Camp Grip: The U.S. Border Patrol's Isolated Base

Jun 16, 2015

In May 2001-a group of 26 illegal immigrants from Mexico attempting to cross the U.S. Mexico Border were left to fend for themselves in the Arizona desert by the coyotes they’d hired to smuggle them into the United States.

With no food or water, 14 immigrants died of heat exhaustion.

The deaths sparked a debate over efforts to stem illegal immigration and humanitarian efforts to help immigrants who cross Arizona’s treacherous southern deserts.

One response was to bring border patrol agents closer to those dangerous desert areas and the immigrants and smugglers who use them as a path into the U.S.

KAWC’s Stephanie Sanchez traveled to Camp Grip with U.S. Border Patrol agents from the Yuma Sector to find out more about one of the border patrols most remote bases more than a decade after its creation.

Normandy-style fencing that separates the U.S. from Mexico on the Cabeza Prieta National Wildlife Refuge.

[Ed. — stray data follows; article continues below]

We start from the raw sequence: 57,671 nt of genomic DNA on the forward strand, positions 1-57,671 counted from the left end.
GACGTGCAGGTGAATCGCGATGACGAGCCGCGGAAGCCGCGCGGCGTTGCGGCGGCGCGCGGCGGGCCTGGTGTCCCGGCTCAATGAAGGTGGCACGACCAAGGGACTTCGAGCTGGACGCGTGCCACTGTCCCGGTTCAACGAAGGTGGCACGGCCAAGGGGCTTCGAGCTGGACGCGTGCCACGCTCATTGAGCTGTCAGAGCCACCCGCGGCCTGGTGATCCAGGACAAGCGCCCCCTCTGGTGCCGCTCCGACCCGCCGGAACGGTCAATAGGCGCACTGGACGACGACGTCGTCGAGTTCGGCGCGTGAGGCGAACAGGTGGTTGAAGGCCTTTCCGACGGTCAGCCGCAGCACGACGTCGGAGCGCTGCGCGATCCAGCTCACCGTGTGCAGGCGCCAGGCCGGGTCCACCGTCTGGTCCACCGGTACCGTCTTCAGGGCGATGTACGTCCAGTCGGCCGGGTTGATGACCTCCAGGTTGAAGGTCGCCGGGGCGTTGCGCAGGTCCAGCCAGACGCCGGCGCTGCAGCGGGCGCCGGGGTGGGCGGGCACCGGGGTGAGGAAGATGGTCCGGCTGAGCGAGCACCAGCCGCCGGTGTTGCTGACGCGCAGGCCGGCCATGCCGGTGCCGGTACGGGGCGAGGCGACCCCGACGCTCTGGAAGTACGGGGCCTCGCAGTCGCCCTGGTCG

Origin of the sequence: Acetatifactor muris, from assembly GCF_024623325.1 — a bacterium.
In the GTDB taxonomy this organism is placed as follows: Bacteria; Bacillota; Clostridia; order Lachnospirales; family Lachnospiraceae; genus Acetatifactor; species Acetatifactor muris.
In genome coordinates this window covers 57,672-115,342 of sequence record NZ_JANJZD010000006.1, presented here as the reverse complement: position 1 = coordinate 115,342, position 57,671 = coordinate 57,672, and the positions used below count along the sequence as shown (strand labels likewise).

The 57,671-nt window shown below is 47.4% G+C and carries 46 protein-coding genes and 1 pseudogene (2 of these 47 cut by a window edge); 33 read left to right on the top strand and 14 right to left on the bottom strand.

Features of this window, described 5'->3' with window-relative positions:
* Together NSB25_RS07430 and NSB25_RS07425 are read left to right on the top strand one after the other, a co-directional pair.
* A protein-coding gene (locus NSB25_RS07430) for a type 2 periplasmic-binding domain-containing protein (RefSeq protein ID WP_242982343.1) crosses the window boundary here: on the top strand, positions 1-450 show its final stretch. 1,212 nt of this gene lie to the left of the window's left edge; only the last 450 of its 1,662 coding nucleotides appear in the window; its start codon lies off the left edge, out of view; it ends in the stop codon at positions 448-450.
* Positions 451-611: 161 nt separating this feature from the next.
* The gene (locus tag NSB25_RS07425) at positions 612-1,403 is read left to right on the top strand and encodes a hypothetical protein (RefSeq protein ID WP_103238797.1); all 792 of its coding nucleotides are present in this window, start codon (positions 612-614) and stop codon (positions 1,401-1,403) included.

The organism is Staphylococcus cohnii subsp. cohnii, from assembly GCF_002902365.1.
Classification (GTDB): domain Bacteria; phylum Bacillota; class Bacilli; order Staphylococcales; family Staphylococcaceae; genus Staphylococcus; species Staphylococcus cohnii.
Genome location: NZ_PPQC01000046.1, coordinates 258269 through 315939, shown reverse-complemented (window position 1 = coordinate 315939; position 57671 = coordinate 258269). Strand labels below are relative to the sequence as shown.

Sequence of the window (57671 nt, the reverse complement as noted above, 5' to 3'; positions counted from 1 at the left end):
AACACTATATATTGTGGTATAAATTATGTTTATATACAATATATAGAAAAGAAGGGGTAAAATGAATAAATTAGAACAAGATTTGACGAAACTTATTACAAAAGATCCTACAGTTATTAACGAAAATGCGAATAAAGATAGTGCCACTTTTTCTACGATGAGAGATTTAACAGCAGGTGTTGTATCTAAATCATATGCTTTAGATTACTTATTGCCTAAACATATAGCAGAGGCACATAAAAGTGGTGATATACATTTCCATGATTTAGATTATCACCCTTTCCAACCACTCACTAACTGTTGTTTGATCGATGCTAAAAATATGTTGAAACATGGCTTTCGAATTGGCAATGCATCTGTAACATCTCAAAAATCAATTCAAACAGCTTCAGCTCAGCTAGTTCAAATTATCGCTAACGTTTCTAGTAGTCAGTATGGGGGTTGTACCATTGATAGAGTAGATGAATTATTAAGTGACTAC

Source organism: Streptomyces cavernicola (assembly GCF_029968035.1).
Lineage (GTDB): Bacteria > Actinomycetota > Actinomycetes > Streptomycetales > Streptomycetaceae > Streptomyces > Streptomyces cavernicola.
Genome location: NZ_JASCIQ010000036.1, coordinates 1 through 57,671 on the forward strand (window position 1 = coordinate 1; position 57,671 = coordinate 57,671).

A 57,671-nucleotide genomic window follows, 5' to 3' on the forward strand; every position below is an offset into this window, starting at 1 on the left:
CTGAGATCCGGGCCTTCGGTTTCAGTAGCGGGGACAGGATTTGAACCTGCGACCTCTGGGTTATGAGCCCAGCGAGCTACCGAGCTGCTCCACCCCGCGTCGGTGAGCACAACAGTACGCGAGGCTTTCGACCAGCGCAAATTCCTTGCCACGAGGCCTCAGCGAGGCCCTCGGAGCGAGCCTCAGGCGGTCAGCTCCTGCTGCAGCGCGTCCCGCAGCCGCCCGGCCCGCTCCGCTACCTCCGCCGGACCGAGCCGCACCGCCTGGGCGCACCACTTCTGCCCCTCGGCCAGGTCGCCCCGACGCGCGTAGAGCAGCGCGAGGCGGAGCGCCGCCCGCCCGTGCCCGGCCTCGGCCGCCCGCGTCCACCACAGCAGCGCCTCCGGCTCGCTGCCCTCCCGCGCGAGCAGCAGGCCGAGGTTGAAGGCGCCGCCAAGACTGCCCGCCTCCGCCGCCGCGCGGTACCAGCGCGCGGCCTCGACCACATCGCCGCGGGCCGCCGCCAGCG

Credit Stephanie Sanchez

The Cabeza Prieta National Wildlife Refuge is part of U.S. Border Patrol's Yuma Sector.
Credit Stephanie Sanchez

U.S. Border Patrol agents drag tires across major dirt roads to help smooth dirt. It helps them track down illegal border crossers.
Credit Stephanie Sanchez

Illegal immigrants crossing through Arizona’s treacherous southern deserts places them at risk for heat-related illnesses and even death.
Credit Stephanie Sanchez

Rescue beacons set throughout the desert in the Yuma sector allows immigrants to call for help.
Credit Stephanie Sanchez